Last week I took a well-deserved break (at least in my eyes) and went on holiday to Cornwall. Whilst away I took this photo that I wanted to share with you. The reason for sharing is not that this is a great Landscape image (I have a much better one taken at sunset rather than on an overcast day, that I will share soon). No the reason for sharing this is that it illustrates just how much depth of field can be achieved with smaller sensor cameras.
This image was taken using a Sony RX10 which has a 1” sensor. This is slightly smaller than the micro 43 sensors but somehow Sony has managed to cram 20Mpixels onto it. If you were looking at the print of this scene you would say that the image was in focus from the foreground to the background. It’s only when you view the image at 100% magnification on the screen that you see the distant lighthouse is very slightly outside the depth of field but is still acceptably sharp. Also the flowers nearest to the camera (literally inches from the camera) are out of focus but again this isn’t objectionable. Interestingly you don’t notice either of these points on the print as the image appears very natural.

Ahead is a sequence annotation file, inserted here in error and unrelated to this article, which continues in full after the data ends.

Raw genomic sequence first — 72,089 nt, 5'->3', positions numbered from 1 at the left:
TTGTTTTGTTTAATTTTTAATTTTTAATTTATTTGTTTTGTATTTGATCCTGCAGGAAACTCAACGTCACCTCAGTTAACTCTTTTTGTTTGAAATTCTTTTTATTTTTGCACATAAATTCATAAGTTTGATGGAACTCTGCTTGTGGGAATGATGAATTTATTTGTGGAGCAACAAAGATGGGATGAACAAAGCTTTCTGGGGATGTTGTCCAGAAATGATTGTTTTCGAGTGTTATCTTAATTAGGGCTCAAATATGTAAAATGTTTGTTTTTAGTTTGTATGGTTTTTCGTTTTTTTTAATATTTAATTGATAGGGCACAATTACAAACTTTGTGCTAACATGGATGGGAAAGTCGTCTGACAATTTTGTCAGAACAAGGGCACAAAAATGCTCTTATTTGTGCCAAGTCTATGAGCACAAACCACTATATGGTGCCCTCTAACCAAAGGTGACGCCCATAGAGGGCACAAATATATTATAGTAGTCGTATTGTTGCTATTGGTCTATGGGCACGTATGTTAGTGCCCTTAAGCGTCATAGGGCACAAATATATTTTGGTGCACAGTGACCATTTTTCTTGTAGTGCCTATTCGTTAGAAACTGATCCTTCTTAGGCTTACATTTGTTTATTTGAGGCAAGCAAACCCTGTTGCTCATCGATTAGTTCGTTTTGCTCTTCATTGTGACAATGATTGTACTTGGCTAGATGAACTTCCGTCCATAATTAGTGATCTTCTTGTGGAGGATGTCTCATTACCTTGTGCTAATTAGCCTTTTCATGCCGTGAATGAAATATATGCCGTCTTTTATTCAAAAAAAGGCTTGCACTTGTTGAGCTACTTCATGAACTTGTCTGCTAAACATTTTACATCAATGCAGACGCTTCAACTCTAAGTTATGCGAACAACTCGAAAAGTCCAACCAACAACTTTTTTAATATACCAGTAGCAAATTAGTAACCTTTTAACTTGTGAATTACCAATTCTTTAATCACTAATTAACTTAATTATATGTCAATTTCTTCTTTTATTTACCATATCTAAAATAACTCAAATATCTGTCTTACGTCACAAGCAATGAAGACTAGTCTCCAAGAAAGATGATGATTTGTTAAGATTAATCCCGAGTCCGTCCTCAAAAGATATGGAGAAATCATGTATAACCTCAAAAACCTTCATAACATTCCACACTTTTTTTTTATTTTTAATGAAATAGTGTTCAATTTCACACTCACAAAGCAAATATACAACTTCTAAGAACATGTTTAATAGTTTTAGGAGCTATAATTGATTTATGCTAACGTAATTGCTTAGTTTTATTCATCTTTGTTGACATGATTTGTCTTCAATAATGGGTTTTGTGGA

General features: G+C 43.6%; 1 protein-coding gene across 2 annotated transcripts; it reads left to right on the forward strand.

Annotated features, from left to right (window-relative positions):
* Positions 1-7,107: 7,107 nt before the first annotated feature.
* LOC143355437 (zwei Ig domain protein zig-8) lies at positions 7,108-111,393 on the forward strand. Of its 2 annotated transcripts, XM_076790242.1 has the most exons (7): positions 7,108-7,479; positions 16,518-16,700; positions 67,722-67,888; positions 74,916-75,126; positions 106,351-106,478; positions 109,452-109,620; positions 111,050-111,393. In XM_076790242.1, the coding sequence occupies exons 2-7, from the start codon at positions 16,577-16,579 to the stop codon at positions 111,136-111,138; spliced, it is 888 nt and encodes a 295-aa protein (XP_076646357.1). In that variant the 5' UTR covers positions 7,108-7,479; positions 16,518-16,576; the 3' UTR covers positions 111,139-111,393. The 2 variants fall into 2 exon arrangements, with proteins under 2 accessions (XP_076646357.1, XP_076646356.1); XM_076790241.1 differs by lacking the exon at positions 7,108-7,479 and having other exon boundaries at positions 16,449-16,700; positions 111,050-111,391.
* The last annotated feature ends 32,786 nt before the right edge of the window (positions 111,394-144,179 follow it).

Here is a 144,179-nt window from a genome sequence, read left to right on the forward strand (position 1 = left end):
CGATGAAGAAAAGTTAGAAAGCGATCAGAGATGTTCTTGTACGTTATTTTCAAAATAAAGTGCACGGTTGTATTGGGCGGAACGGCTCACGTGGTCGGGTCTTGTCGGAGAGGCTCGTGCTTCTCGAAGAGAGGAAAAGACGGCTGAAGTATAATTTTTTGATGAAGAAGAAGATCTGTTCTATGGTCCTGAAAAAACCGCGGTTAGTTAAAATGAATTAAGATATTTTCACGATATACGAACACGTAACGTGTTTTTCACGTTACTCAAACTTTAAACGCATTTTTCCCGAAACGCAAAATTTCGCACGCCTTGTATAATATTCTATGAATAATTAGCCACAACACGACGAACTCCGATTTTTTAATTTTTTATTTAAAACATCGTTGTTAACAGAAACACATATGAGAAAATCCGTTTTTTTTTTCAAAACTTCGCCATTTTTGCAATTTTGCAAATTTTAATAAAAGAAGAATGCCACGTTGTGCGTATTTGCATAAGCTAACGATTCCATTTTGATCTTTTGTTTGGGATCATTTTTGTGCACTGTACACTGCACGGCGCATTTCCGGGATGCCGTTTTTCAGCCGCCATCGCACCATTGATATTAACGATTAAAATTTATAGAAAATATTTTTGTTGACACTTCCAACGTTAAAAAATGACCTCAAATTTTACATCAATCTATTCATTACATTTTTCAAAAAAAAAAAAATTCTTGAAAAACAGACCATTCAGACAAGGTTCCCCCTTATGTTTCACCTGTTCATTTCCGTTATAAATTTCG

What really makes you stop and think though is that the Aperture used to achieve this is f/5.6. The trick to this if there is one, is where you place the point of focus. Here I was focussing on the hillside just beyond the foreground flowers (probably around 10 feet from the camera. Had I tried to get all the flowers in perfect focus I would have lost the distant lighthouse. This compromise appears to work very well.
I hope this gives you food for thought about depth of field and needing to use very small apertures.